BCPL – Building Skills for Today and Tomorrow

Shaun Davidson has worked in public libraries for seven years, and is currently the adult programmer at Boone County Public Library.

While browsing through the Library’s calendar of events for adults, it is easy to see that we offer plenty of educational workshops, enlightening presentations, and entertaining events. But did you know that these events are also selected to help build the skills that adults need in the 21st century? In 2009, the Institute of Museum and Library Studies (IMLS) identified several skills that are absolutely necessary for individuals to succeed in 21st century life and work.

The 21st Century Skills include:

  • Learning and Innovation Skills
  • Information, Media and Technology Skills
  • Life and Career Skills
  • 21st Century Themes such as Civic Literacy, Health Literacy, and Global Awareness

Boone County Public Library supports the goals of ILMS by ensuring that as many of our activities as possible help build these skills in our adult citizens. As a library, we of course offer plenty of learning opportunities that focus on building information and literacy skills. However, many of our activities promote several other skills as well. Our computer classes cultivate critical thinking skills while fostering technology literacy. Hands on workshops encourage creativity and problem-solving capabilities. Book groups and game clubs foster social interaction and communication within our community. Cultural demonstrations and live concerts introduce new forms of expression and advance global awareness.

But why is this important? First and foremost, today’s world is vastly different than it was only a few years ago. Computers are now mobile and fit in the palm of your hand, access to the Internet is a must, technology changes at what seems to be a daily basis, and the world around us is continually getting smaller. The ability to live and work in today’s world depends on utilizing 21st century skills.

In order to help people obtain these skills, public libraries today, including BCPL, provide free learning opportunities for adults who are no longer in formal education or are currently inP1530977 lo res a transition period in their careers. Obtaining new skills as an adult is important because adults’ cognitive abilities continue to develop after they leave formal education. Furthermore, for older adults, educational activities increase the brain’s ability to compensate for age-related changes and regular social interaction is an important predictor of healthy brain aging. As you can see, the benefits of lifelong learning at the Library go far beyond the few hours of being educated or entertained.

For more information about Institute of Museum and Library Studies and the 21st Century skills, visit http://www.imls.gov.


1 – Reder, S. (2009). “The Development of Literacy and Numeracy in Adult Life.” In S. Reder & J. Bynner, Tracking Adult Literacy and Numeracy: Findings from Longitudinal Research (pp. 59–84). New York, NY:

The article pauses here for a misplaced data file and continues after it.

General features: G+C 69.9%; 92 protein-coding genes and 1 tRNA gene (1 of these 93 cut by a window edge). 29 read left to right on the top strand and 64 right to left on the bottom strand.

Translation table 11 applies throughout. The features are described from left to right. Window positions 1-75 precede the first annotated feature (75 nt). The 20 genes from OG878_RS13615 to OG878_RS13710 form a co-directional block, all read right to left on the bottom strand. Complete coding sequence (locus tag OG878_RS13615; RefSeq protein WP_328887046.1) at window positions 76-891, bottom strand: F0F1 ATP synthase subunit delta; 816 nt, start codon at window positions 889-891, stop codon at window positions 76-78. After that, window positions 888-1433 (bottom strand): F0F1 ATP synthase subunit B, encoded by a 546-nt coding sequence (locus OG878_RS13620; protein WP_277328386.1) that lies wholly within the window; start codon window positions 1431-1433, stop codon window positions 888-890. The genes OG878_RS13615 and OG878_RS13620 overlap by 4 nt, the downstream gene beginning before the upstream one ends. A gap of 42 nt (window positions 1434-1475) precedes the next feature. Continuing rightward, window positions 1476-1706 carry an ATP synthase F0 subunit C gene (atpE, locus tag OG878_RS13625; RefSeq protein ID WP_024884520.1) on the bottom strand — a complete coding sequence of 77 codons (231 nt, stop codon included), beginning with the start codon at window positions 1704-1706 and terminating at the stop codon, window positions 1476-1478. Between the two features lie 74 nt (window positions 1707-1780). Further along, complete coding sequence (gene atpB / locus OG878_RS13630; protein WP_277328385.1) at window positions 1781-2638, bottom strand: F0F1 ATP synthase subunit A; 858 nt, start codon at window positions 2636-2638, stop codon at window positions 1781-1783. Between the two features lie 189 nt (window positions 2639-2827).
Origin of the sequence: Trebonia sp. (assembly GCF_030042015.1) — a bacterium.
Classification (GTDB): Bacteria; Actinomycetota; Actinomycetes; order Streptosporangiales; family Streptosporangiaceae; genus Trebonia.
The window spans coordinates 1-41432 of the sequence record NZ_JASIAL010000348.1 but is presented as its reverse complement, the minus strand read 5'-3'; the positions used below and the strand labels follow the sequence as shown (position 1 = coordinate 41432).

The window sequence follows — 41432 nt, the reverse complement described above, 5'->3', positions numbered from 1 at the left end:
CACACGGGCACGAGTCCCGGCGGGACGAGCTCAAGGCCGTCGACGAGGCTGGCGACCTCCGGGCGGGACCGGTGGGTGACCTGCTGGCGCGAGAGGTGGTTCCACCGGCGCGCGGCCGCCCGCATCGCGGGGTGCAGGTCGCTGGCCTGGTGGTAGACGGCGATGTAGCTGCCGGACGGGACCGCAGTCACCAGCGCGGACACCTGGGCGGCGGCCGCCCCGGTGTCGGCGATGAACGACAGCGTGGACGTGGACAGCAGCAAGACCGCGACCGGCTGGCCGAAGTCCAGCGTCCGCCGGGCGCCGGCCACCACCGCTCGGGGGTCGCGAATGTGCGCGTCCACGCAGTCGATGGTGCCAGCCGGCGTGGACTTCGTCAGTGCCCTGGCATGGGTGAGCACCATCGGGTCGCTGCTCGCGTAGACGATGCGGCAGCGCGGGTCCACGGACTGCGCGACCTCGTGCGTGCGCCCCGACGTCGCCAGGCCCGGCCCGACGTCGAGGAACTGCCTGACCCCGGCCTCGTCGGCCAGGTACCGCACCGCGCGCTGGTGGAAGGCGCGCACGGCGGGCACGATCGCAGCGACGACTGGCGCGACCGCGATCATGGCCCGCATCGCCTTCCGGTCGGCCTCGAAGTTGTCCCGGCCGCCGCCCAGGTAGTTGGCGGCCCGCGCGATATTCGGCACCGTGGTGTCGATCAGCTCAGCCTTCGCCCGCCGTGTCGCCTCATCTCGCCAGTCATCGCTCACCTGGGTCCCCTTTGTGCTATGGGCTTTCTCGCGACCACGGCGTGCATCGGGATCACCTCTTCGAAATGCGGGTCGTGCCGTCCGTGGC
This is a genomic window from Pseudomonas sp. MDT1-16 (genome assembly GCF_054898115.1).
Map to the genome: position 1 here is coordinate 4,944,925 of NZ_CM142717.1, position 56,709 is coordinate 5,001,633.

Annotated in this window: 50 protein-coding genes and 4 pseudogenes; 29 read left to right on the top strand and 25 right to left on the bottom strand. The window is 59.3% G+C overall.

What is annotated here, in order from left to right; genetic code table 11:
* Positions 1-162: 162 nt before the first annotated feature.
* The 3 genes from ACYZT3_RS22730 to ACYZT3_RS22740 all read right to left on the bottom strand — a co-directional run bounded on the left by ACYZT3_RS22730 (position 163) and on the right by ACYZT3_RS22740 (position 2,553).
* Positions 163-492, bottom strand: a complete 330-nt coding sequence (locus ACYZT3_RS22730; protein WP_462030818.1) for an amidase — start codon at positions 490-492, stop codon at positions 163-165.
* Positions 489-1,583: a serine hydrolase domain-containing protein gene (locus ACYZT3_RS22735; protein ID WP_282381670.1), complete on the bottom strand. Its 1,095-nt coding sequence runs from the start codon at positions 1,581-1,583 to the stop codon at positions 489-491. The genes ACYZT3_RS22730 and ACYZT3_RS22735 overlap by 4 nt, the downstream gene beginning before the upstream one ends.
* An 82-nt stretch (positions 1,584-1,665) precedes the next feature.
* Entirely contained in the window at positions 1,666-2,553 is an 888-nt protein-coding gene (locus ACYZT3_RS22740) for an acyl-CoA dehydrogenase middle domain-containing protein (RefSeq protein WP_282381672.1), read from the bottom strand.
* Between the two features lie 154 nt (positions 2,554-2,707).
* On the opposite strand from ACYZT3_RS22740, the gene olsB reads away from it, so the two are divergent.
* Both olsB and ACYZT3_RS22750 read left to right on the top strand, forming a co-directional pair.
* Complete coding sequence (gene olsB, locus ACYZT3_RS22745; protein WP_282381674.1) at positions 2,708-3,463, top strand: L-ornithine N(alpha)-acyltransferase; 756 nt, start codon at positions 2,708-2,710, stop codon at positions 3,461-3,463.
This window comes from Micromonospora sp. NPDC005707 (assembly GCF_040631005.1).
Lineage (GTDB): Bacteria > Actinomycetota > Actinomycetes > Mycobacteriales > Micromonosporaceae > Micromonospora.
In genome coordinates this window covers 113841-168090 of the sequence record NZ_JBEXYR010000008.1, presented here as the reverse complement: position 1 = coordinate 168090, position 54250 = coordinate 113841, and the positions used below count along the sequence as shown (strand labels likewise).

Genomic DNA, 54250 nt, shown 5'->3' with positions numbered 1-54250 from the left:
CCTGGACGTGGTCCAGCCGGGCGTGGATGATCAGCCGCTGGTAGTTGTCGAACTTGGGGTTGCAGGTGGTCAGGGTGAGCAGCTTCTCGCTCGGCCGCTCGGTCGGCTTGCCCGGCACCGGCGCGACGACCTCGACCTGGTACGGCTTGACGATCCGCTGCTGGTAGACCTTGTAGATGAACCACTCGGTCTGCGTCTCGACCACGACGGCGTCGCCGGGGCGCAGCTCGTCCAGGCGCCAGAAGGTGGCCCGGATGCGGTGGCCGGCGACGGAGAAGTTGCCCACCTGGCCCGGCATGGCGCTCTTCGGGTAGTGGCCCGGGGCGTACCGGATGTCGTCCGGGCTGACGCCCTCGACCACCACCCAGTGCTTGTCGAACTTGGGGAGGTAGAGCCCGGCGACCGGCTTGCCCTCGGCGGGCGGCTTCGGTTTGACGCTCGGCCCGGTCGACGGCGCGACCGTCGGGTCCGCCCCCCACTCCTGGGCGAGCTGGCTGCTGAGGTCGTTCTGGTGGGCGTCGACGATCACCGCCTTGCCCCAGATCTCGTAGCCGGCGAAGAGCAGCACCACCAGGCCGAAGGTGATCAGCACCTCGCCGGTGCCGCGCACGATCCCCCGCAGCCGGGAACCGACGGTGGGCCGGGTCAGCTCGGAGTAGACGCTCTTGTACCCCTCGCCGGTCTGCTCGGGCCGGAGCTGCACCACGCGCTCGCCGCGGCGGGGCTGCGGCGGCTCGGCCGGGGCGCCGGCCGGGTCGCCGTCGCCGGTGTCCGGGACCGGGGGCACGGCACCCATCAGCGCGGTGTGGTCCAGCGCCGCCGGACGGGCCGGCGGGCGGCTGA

2 – Staying Sharp: Learning as We Age. New York: The Dana Foundation, 2012.


Fueling the Mind and the Body

School may be out for the summer, but that doesn’t mean opportunities to learn, grow, and have fun should stop. In fact, the activities youth engage in outside of school are just as important as what they are exposed to in the classroom and are particularly vital during the summer months when children are most at risk for learning loss. Academic success, however, is also closely linked to children’s health; we cannot expect children to thrive if they lack regular access to nutritious foods.

Since 2011 the Library has partnered with the Boone County School System to provide healthy meals and expanded learning opportunities to children under the age of 18 in the city of Florence. The collaboration continues and is supported, in part, by grant funds awarded through the Institute of Museum and Library Services (IMLS) and the Kentucky Department for Libraries and Archives (KDLA). This summer children can enjoy stories, games, fun activities, and a free meal at the Florence Branch, 7425 US 42, Monday through Friday from 11:30 a.m. to 1 p.m. Free dinners will be offered twice a week through the Library’s Community Center on Wheels (CCoW) outreach vehicle at two separate locations.  Meals and family activities will be provided at White Pine Village, 10201 Dixie Highway in Florence on Wednesdays and Fridays from 6 to 7:30 p.m. and at Mosby’s Point Mobile Homes, 10367 Garden Drive in Florence on Mondays and Thursdays from 6 to 7:30 p.m. The Freestore Foodbank is providing HeaterMeals so adults can have a free meal, too. Boone County Parks Department is supporting the project by leading activities at the Thursday evening events. These family meals end the week of July 18.

We look forward to seeing you.


Lisa Sensale Yazdian joined BCPL in 2007 and currently manages outreach services provided to youth, caregivers, and teachers. An educational psychologist by training, she is passionate about forging school, family, and community partnerships in support of youth learning and development.